GE Aviation plans to locate its new $100 million jet engine assembly facility in Lafayette, Indiana, creating up to 200 new jobs by 2020. The 225,000 square-foot Lafayette facility, the company’s first final assembly plant in Indiana, will assemble the new LEAP engine from CFM International, a 50/50 joint company of GE and Snecma (Safran) of France.
CFM, which will enter service in 2016, has already logged total orders and commitments with airlines for more than 6,000 LEAP jet engines. It will power new Airbus A320neo, Boeing 737 MAX and China’s COMAC C919 aircraft for airlines worldwide.
Launched in 2008, the LEAP is now undergoing development testing. As the engine transitions to the production phase, GE could begin hiring at the new Lafayette facility as early as 2015. Within five years, the plant’s workforce is expected to exceed 200 people with the capacity to do final assembly for the engine as well as the engine’s hot section, which includes its compressor, combustor and high pressure turbine.
“We are thrilled by the airline industry’s enthusiasm for the new LEAP engine and its ground-breaking technologies,” said David Joyce, President/CEO of GE Aviation. “Beginning in 2015, the LEAP engine will experience a dramatic production ramp-up for the remainder of the decade. We are grateful to the entire Indiana team in ensuring that our Lafayette assembly plant will soon be up and running.”
Final assembly of the LEAP engine at the Lafayette facility will involve using components and sub-assemblies from GE and Snecma operations, as well as from their suppliers around the world. The facility will operate a highly advanced assembly line incorporating several new technologies, including automated vision inspection systems and radio frequency parts management to easily spot parts on the shop floor.
“With a nod to our past and an eye on our future, Indiana is charting a path forward,” said Governor Mike Pence. “Indiana is a manufacturing state, with decades of experience in building the items that power our world. But we are also a state of innovation, developing the technologies of tomorrow. GE Aviation’s plans in Indiana fuse the two. By selecting Indiana for its new jet engine facility, the company gains a workforce skilled at both developing the big ideas and bringing them to life. From jet engines to medical breakthroughs, companies launch the next wave of new technologies in Indiana, confident that in a state that works, the sky's the limit.”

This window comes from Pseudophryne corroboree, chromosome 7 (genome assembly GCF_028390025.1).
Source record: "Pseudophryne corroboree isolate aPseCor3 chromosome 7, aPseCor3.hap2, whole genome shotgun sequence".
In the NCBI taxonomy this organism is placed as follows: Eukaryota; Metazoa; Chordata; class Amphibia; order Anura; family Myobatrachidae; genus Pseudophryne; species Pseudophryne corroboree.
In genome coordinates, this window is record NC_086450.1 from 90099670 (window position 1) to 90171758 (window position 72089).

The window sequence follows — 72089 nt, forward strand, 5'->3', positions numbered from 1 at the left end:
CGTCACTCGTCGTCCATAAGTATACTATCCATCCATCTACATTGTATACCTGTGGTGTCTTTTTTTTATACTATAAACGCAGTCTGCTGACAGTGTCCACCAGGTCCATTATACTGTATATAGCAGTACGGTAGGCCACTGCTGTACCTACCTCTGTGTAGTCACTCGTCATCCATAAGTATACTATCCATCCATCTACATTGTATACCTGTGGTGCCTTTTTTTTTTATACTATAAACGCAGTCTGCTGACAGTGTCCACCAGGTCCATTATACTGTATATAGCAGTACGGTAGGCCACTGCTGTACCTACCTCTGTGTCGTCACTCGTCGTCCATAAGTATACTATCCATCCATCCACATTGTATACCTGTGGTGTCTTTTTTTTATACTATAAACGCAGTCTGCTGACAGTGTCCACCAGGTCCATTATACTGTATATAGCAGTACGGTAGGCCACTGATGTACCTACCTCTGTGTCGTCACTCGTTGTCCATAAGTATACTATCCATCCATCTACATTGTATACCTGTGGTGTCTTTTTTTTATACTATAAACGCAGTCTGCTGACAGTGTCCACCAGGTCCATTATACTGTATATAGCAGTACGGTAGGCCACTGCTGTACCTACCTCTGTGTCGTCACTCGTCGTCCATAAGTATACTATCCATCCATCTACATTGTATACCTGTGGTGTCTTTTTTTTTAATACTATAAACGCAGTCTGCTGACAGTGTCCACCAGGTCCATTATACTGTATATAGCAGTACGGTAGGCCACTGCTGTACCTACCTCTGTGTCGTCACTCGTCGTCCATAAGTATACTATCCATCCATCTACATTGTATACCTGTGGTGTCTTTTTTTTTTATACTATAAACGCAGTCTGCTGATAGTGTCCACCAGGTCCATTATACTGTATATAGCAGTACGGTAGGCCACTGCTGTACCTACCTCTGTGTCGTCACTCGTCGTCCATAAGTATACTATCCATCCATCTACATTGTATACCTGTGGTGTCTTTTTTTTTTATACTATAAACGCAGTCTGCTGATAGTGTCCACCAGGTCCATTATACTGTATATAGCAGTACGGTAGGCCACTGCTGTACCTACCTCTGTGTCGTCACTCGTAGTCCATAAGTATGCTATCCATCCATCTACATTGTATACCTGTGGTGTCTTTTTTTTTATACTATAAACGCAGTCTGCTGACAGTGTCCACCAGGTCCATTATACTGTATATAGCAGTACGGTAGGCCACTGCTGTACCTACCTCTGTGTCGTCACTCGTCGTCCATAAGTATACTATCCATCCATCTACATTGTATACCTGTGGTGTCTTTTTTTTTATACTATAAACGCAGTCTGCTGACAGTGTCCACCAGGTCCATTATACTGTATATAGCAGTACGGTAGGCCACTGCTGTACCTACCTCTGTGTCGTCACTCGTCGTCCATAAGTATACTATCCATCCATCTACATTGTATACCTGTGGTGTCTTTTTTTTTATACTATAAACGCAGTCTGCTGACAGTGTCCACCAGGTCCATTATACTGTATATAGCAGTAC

"Tippecanoe County eagerly welcomes GE Aviation, the fourth company to choose Park 350 for a significant industrial investment," said Tippecanoe County Commissioner John Knochel. "This is a company already renowned for successfully setting its sight on the future in global reach and technological advances. Now, it will pioneer an all-new aircraft engine with a 'made in Lafayette, Indiana' stamp, and supply it to commercial aircraft manufacturers around the world."
As an incentive, Indiana Economic Development Corporation offered General Electric Aviation up to $3.3 million in conditional tax credits and up to $332,000 in training grants based on the company's job creation plans. These incentives are performance-based, meaning until Hoosiers are hired, the company is not eligible to claim incentives. In addition, the IEDC will provide the community with up to $1,350,000 in infrastructure assistance from the state's Industrial Development Grant Fund. The city of Lafayette and Tippecanoe County will consider additional incentives at the request of the Greater Lafayette Commerce.
The Lafayette facility will be GE’s fifth location in Indiana. The company employs nearly 1,700 Hoosiers across the state, including Fort Wayne, Bloomington, Terre Haute and Connersville. In addition, GE spends more than $440 million with suppliers in Indiana, helping support 1,500 supplier jobs in the state.